What Pokémon GO has to do with the future of the theater.
Are you playing it?
Don’t worry, you’re not the only one.
One day after its release, the “augmented reality” app-based game was installed on more Android phones than Tinder. That’s right, believe it or not, the only thing better than hooking up or finding a life partner . . . is “scoring” points collecting little electronic bugs.
And now there are more Pokémon users than there are Twitter users in the US.
So what in the name of Pikachu is going on? And what does catching Meowths have to do with theater?
Well, I got news for you, playahs . . . it is theater.
I first wrote about video games and what I believe would be its influence on what we do back in 2011 (and I’m now developing this concept into a keynote that I’m delivering at an educational theater conference this fall).
The quick recap is this . . . see, I was a part of the first generation to grow up on video games. I was an early adopter of the home gaming system (because I was a semi-geek) and got my first Atari at age 11. But the generation after me? Well, they’ve had video games their entire life. They’ve grown up with a joystick in their hands. And, of course, one of those games that babysat them was Pokémon.
That means that my generation, and more importantly the one after me, has had a totally unique and different form of entertainment than our parents and our grandparents. And in this form of entertainment, the user controls the destiny of the hero. You pick your Pokémon character (you even get to dress him, name him . . . or he can even be a her), and you try to capture the princess, save the world . . . or accomplish whatever your objective (or “want” to use an acting term) may be.
My theory has always been that as this generation matures to the age of the traditional theatergoer (in their 40s . . . which is where I am, and the early adopters of Pokémon are a mere 10-20 years away) . . . and more importantly, as they become the theater creators, they’re going to demand and create entertainment that has a similar component . . . where they somehow control the destiny of the hero. Because that’s what they’ve grown up doing . . . unlike any generation before them.
While there will always be room for the classics, do you really think an audience 20-30 years from now is going to want to sit down in a theater, behind some imaginary fourth wall, and watch Willy Loman decide if he wants to live or die? By then they’ll have seen 10 Broadway revivals anyway (especially if we keep bringing these classics back with a new star as often as we are).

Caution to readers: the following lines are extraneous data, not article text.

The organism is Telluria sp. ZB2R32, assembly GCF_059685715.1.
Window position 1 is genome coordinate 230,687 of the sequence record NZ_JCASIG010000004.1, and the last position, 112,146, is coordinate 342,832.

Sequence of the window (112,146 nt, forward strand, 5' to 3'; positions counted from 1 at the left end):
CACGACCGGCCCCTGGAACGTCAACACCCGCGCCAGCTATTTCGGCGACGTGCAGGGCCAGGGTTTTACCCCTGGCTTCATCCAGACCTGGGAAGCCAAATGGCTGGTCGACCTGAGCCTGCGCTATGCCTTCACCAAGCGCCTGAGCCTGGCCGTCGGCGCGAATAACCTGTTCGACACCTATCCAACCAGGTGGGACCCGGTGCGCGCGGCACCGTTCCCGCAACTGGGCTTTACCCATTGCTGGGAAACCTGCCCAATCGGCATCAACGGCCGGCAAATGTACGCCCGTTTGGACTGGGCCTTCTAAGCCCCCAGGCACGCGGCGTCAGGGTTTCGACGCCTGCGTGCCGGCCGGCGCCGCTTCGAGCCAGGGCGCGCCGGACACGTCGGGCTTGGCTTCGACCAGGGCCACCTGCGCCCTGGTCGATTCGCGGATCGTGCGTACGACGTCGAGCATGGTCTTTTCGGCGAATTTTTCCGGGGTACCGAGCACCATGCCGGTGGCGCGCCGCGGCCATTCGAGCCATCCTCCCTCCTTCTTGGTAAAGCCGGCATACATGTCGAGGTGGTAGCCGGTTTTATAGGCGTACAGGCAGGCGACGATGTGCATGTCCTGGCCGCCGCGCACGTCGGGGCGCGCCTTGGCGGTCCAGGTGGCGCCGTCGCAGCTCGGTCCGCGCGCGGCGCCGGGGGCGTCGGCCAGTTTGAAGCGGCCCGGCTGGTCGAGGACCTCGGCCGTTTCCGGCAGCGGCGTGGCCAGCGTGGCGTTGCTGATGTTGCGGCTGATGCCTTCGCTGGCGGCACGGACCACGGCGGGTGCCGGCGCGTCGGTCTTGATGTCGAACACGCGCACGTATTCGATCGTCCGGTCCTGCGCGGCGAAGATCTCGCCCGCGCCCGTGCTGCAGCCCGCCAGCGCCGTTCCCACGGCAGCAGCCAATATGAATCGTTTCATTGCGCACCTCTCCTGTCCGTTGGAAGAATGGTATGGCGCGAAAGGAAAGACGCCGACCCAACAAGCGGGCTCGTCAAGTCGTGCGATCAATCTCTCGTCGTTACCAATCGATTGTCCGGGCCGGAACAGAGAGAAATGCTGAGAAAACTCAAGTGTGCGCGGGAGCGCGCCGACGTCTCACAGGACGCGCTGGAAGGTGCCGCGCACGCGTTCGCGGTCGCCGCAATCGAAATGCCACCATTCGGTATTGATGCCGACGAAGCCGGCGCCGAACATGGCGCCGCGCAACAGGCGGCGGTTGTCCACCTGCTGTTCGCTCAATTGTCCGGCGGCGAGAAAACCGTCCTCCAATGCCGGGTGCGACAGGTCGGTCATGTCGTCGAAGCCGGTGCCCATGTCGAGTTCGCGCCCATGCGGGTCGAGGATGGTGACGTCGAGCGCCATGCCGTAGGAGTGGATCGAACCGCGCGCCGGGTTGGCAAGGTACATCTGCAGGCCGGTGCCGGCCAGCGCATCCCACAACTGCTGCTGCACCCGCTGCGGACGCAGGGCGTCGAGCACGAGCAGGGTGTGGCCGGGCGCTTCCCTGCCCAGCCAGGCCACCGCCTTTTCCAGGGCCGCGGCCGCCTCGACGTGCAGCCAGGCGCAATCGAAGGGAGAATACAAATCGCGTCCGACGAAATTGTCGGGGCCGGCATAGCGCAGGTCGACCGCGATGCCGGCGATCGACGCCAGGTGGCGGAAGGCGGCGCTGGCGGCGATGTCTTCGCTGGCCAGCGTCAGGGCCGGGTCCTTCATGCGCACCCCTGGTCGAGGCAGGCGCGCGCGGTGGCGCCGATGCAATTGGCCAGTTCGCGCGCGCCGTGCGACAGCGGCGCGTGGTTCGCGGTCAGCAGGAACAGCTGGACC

Maybe they will. From time to time. But that’s not going to the bulk of what they want to experience.
They’re going to want to get into their entertainment. They’re going to want to hold the controller of their story. They’re going to want it to be all around them. (And don’t even get me started on what the generation after them, who will grow up on things like Oculus, will want from their theater.) We’re already seeing this in fits and starts. In just a couple of weeks, I’m going to see a show at The, super hip, House Theatre of Chicago called The Last Defender which is billed as “A Live Action Game That Makes You The Hero.” And this is just the beginning.
What does this have to do with Pokémon?
For the first time in a major way . . . the video game is more than just a user and a console. Now, the user has to get out. The world is the stage. And there are other audience members around you . . . sometimes playing with you. It’s a live theatrical experience that just happens to have a technical component.
And you know what’s the most interesting part? The Producers of this show aren’t paying any theater rent.
Pokémon isn’t what the theater will be in 20 years. But it’s a sign that something new is coming.
Oh, and just in case you were wondering, my Pokémon name is BwayMon.
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